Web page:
You're dealing with a random number generator. As a software developer, I can say with confidence that implementing RNG is very easy.
I can tell you that you have never made a random number generator, if you have you wouldn't make that statement because there is no such thing as a true random number generator. They all have a bias the only question is can you live with the inherent bias.
Try to reduce the snark. You misread my statement.
I said "implementing
RNG is very easy"
The reason I said that is almost every programming language has a number of built-in rng functions
. And if these are not adequate for your needs, there are a number of publicly available
crypto rng functions which are much more robust, easily available and have a much less predictable pattern.
I have built a program using computerized rng to roll 2 six-sided dice, and tally up how often different results came up. To do this, I didn't have to write my own RNG, I used one that was already available. It's a safe bet that rather than re-write an RNG from scratch, the Hero engine uses some already created package. Therefore, it is easily implemented.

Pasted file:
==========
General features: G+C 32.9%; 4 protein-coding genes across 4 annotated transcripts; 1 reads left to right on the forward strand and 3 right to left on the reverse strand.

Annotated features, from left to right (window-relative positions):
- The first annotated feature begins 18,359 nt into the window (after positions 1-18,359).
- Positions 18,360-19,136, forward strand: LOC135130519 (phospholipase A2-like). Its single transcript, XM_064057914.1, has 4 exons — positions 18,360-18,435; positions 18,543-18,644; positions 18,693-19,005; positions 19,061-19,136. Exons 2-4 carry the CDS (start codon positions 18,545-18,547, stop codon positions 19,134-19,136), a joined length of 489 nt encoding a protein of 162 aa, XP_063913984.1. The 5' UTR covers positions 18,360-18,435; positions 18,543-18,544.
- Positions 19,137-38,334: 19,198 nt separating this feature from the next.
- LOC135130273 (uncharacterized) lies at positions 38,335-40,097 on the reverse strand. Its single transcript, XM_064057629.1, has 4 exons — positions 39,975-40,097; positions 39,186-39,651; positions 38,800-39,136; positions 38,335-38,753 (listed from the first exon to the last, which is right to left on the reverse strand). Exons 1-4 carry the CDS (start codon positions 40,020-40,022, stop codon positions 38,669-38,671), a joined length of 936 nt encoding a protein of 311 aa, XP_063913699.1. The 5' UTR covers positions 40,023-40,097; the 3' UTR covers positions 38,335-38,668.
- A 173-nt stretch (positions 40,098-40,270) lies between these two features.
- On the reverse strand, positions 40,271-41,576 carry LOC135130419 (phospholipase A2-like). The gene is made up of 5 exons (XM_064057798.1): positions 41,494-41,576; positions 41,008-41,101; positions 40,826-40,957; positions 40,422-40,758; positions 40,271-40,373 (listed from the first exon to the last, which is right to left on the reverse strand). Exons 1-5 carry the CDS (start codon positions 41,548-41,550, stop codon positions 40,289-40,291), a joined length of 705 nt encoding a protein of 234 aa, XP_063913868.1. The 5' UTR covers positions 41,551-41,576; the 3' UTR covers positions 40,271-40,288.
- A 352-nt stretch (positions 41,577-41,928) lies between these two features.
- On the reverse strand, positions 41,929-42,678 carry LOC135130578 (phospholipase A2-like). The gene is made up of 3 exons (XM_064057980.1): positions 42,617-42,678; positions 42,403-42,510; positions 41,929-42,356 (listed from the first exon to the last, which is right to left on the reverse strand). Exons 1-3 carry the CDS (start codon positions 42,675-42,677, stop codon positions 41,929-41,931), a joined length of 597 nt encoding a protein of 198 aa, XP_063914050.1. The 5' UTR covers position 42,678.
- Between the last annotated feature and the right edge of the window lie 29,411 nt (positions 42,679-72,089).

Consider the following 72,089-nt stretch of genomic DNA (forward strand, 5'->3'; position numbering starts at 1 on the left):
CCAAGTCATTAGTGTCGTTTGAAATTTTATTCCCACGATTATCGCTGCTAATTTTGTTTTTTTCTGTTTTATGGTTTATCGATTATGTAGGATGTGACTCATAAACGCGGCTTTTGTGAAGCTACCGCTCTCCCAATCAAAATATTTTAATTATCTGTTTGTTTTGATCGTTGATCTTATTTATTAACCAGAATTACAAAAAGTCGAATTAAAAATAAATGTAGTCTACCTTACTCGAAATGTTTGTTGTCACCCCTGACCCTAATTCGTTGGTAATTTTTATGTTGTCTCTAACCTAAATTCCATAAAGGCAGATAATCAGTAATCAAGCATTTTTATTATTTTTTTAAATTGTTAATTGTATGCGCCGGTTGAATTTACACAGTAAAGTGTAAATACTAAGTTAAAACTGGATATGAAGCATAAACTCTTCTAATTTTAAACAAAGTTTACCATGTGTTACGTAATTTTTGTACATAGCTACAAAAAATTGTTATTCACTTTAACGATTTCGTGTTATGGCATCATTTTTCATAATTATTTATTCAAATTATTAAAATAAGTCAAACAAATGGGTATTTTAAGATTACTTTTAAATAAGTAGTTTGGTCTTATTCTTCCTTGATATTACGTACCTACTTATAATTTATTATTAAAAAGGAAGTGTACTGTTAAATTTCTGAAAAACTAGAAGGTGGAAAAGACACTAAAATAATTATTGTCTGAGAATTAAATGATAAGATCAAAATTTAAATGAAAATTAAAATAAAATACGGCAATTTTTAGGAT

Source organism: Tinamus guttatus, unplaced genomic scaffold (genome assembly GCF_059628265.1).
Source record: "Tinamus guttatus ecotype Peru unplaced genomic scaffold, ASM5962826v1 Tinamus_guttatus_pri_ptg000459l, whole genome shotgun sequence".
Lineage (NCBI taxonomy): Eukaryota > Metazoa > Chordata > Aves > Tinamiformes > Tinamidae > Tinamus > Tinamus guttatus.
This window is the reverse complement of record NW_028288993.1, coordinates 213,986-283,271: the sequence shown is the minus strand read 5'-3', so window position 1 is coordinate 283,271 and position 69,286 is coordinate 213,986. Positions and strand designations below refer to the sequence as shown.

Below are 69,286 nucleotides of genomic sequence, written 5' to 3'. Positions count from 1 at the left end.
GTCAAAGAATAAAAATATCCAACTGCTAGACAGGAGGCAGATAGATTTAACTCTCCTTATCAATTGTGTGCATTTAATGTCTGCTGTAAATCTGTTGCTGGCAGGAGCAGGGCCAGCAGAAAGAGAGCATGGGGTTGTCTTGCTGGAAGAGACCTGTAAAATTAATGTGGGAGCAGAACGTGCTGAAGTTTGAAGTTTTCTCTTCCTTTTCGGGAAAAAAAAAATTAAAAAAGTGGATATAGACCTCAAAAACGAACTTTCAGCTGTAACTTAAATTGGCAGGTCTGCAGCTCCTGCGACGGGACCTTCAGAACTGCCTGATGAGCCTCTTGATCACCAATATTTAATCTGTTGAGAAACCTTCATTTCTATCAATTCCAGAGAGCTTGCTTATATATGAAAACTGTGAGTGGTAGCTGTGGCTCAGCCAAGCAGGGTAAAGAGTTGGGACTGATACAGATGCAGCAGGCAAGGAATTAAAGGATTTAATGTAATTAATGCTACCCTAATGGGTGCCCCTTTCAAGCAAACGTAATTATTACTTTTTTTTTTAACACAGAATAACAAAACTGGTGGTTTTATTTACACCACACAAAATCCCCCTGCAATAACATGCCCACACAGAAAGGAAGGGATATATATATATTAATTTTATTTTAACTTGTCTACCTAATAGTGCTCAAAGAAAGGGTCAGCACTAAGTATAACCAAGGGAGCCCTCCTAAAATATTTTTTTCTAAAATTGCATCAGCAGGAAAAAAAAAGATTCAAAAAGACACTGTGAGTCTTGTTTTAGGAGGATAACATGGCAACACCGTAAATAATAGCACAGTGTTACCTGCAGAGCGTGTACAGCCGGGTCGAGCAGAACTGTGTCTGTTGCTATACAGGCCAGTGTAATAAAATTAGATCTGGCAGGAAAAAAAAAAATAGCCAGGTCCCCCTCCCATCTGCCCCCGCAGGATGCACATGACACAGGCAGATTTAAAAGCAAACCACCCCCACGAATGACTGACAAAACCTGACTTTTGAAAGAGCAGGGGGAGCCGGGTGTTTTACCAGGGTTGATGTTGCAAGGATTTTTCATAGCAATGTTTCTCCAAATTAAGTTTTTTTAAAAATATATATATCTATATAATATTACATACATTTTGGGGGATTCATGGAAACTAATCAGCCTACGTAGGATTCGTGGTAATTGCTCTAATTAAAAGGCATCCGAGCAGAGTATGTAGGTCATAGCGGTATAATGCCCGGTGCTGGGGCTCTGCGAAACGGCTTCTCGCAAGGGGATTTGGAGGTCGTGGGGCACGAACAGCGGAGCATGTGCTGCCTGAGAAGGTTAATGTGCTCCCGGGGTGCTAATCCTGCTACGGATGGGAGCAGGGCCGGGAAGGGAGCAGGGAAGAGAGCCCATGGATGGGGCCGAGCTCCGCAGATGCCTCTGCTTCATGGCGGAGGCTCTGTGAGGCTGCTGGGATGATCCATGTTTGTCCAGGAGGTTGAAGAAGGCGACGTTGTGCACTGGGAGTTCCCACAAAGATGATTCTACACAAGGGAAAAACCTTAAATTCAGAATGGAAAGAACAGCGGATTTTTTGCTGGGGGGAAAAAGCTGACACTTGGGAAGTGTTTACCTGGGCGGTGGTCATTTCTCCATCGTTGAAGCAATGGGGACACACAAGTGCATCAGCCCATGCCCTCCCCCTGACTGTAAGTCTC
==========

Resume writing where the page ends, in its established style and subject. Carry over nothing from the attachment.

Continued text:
In my craps program (above) I compared these results to published and known probabilities of craps rolls. The larger the sample size, the close the computer rng game to published probability.
What does this mean? Given a large enough sample size, computerized RNG can match actual probability.
This point, which you have yet to acknowledge, is 100% applicable here. Why is it applicable? Because SW:TOR is a computer game, and is using some sort of software-based RNG to calculate reverse engineering success.
If you are trying to posit "Reverse Engineering is not 20%" you need a larger sample size. Savvy?